Aaron Beck is one of the leading researchers in the field of clinical depression. His work is the basis for much of the treatment that is conducted by psychologists today. According to his theory, depression is caused by dysfunctional automatic thoughts about the self and the world which he calls schema. Schema are models of the self, others and the world that develop throughout the course of life and are used to navigate the environment. According to Beck, depressed individuals process information from the environment such that they only pay attention to that information that confirms their beliefs.

Beck believes that depressive ideation involves what he calls “the cognitive triad.” This triad focuses on negative thoughts about the self, the future and the world. Therefore, physically active people are protected from depression because they have a reference point – their athletic achievements – to develop more positive schema. How does this occur?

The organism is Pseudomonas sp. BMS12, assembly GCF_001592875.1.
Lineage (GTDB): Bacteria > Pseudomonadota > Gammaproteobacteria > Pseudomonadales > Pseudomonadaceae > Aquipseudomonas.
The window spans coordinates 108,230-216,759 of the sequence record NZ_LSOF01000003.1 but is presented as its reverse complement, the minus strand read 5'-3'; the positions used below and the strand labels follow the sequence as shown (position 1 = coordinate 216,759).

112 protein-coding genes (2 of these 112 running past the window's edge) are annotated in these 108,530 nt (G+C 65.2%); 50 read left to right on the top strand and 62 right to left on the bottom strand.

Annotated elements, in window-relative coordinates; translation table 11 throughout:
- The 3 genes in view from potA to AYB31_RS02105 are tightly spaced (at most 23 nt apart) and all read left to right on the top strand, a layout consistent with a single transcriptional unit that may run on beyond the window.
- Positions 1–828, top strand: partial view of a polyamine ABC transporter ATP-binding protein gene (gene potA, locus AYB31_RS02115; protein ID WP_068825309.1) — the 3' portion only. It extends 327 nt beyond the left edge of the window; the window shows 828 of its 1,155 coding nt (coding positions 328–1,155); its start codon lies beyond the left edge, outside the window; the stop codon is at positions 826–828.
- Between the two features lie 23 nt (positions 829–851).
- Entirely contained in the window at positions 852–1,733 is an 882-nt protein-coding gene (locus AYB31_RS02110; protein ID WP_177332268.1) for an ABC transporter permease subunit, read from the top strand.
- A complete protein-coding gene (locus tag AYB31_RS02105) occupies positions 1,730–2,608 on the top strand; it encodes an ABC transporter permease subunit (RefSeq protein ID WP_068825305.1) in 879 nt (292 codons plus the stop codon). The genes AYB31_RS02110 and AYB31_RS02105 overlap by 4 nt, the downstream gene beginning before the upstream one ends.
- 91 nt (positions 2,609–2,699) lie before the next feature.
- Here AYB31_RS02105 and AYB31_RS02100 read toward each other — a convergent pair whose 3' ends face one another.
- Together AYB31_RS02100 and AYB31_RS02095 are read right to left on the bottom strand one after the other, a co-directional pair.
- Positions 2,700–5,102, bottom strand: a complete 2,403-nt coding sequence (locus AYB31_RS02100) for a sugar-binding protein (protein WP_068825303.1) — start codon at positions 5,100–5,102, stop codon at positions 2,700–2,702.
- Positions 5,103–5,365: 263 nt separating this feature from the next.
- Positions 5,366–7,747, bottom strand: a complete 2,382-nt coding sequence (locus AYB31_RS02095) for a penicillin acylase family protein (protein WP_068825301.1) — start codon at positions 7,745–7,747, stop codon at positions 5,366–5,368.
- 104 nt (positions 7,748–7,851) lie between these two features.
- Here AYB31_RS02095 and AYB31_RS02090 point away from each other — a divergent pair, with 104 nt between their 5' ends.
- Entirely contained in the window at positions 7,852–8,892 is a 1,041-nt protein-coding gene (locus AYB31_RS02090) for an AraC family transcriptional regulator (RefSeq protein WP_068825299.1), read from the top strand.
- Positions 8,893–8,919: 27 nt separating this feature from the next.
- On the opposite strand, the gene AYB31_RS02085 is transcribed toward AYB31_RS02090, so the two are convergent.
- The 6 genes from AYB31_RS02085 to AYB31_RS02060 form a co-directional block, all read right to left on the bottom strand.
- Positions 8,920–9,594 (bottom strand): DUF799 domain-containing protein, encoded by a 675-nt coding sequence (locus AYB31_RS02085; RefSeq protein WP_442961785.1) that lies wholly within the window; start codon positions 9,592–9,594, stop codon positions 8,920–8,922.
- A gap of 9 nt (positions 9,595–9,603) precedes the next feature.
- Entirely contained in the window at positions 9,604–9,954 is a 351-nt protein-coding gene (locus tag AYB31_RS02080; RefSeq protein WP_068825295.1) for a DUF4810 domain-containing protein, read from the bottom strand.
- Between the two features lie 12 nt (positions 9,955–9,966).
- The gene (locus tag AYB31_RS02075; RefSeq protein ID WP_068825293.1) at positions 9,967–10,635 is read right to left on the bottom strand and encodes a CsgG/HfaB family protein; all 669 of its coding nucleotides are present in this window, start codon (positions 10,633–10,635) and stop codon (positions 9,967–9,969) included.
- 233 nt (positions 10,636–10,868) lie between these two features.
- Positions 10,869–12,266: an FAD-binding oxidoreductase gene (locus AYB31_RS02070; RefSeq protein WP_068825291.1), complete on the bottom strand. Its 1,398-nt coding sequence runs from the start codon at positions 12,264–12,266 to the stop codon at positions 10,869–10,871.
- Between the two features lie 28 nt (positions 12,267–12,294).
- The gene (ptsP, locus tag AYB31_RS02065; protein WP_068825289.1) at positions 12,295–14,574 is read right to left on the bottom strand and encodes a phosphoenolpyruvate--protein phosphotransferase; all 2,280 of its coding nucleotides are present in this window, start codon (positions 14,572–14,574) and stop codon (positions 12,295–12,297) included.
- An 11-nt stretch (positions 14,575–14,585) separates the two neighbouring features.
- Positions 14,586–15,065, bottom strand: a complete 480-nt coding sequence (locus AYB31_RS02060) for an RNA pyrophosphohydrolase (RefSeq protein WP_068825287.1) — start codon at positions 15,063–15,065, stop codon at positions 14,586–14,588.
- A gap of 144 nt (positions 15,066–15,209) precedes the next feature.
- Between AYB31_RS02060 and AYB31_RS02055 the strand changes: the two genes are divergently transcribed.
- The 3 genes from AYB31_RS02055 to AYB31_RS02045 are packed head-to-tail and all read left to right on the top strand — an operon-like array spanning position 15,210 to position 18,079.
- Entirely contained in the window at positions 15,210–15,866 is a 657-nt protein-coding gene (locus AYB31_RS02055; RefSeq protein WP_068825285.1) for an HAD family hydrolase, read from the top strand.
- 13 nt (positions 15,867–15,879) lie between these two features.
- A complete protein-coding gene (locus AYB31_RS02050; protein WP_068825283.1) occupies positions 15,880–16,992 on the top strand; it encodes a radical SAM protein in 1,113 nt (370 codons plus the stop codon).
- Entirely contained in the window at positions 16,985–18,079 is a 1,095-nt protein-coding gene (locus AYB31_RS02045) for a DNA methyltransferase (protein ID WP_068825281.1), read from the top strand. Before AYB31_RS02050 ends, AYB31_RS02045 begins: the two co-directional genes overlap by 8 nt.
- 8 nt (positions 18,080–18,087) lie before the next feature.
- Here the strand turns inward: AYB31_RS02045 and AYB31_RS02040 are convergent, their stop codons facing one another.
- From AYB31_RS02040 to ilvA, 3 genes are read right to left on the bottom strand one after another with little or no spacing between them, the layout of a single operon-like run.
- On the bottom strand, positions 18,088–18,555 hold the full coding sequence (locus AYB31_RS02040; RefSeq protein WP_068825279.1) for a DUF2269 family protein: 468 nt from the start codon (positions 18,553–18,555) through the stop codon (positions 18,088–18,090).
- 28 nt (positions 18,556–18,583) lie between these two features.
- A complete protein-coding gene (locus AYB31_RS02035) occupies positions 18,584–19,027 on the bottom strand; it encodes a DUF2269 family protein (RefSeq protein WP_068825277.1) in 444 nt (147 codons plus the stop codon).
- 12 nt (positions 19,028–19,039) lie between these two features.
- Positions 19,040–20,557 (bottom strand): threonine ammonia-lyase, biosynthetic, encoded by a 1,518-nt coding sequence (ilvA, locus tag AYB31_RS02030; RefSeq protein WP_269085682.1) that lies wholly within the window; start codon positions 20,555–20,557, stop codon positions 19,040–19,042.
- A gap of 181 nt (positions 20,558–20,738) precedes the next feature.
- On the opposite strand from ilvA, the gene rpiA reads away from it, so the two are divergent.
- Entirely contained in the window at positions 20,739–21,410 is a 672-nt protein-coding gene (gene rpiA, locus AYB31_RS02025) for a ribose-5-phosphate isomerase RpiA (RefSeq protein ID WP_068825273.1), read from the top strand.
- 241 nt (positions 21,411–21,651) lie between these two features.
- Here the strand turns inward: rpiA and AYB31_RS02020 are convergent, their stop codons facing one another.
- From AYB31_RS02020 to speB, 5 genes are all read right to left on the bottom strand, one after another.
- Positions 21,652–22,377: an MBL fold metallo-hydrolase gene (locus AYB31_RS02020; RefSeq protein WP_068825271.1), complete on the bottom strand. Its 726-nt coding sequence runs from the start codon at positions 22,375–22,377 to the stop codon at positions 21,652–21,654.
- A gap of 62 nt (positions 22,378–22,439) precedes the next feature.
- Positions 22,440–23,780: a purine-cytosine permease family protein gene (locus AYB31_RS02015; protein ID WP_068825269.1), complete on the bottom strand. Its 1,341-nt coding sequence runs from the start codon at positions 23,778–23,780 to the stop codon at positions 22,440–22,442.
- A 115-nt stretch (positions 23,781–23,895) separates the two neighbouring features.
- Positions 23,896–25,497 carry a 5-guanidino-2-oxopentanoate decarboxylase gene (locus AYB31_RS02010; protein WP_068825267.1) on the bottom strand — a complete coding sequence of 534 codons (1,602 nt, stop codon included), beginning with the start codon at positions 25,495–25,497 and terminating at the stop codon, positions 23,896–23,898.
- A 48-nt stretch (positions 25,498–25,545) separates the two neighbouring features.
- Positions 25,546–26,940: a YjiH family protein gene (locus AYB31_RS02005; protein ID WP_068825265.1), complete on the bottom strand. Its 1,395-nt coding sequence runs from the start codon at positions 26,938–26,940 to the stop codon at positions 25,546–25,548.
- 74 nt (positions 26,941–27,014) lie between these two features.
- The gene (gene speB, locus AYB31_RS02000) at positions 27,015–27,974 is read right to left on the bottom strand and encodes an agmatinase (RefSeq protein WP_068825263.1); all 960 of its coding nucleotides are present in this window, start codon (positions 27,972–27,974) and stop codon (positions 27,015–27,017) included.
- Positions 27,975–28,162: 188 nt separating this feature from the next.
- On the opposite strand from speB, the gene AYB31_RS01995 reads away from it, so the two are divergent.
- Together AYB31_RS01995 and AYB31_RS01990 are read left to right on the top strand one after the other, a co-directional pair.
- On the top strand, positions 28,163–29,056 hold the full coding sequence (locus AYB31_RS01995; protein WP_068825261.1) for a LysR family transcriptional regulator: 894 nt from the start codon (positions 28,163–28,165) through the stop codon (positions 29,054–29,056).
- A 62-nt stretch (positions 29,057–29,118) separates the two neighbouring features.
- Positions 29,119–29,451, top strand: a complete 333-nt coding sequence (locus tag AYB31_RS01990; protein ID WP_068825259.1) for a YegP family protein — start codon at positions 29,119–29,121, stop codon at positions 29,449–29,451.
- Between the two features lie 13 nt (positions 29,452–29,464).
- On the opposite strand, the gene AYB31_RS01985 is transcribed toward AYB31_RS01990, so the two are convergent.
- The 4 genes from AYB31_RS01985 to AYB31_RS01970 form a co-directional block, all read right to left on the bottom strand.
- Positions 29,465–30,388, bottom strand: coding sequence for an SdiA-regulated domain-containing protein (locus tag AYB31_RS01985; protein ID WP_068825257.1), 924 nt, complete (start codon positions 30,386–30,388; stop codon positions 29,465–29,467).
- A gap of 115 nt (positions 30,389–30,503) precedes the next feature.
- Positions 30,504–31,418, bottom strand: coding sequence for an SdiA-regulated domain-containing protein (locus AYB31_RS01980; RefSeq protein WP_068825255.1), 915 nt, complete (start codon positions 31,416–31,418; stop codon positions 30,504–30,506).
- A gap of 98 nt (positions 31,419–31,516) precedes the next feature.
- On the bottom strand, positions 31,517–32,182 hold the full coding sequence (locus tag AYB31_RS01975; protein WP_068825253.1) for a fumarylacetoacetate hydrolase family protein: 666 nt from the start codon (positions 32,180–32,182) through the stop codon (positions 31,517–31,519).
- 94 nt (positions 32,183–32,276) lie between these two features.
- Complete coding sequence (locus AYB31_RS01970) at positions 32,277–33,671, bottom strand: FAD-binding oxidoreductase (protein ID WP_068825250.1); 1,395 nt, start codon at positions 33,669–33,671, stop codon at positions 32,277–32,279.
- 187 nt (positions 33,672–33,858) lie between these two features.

• Negative views about the self:Typically, depressed individuals have had repeated experiences which cause them to have low self-esteem or a negative view of themselves. In other words, they have formed a schema in which they feel worthless. Whether it was comments from their parents, teachers, or employers they have simply never had the opportunity for success. Athletes, on the other hand, have many experiences with success. Whether it is in little league baseball, a pick up game of basketball at the gym, or beating their best time in a 1 mile run, they have experienced some success. Even when they have experienced a catastrophic failure, such as Bill Buckner in game 6 of the 1986 World Series, they have developed positive schema which allow them to view their failure as a single isolated event.